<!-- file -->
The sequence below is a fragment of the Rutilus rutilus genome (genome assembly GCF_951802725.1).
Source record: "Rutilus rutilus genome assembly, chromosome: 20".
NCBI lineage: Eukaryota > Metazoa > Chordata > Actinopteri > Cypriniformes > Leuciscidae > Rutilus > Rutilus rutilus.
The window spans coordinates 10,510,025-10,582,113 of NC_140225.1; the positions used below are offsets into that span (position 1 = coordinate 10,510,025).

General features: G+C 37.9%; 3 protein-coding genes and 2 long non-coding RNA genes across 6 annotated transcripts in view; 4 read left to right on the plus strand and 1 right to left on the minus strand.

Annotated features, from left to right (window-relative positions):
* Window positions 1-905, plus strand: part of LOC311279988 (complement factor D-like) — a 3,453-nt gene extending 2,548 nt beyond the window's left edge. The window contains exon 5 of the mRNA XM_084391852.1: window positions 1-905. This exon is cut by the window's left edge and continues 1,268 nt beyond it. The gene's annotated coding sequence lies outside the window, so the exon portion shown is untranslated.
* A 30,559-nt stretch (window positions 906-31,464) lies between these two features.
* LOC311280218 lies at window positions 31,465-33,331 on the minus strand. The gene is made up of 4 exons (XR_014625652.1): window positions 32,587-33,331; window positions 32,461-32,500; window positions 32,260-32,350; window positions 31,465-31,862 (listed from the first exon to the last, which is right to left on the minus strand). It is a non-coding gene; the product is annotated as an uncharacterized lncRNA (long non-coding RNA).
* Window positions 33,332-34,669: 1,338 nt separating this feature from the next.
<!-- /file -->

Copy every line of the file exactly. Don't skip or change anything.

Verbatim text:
The sequence below is a fragment of the Rutilus rutilus genome (genome assembly GCF_951802725.1).
Source record: "Rutilus rutilus genome assembly, chromosome: 20".
NCBI lineage: Eukaryota > Metazoa > Chordata > Actinopteri > Cypriniformes > Leuciscidae > Rutilus > Rutilus rutilus.
The window spans coordinates 10,510,025-10,582,113 of NC_140225.1; the positions used below are offsets into that span (position 1 = coordinate 10,510,025).

General features: G+C 37.9%; 3 protein-coding genes and 2 long non-coding RNA genes across 6 annotated transcripts in view; 4 read left to right on the plus strand and 1 right to left on the minus strand.

Annotated features, from left to right (window-relative positions):
* Window positions 1-905, plus strand: part of LOC311279988 (complement factor D-like) — a 3,453-nt gene extending 2,548 nt beyond the window's left edge. The window contains exon 5 of the mRNA XM_084391852.1: window positions 1-905. This exon is cut by the window's left edge and continues 1,268 nt beyond it. The gene's annotated coding sequence lies outside the window, so the exon portion shown is untranslated.
* A 30,559-nt stretch (window positions 906-31,464) lies between these two features.
* LOC311280218 lies at window positions 31,465-33,331 on the minus strand. The gene is made up of 4 exons (XR_014625652.1): window positions 32,587-33,331; window positions 32,461-32,500; window positions 32,260-32,350; window positions 31,465-31,862 (listed from the first exon to the last, which is right to left on the minus strand). It is a non-coding gene; the product is annotated as an uncharacterized lncRNA (long non-coding RNA).
* Window positions 33,332-34,669: 1,338 nt separating this feature from the next.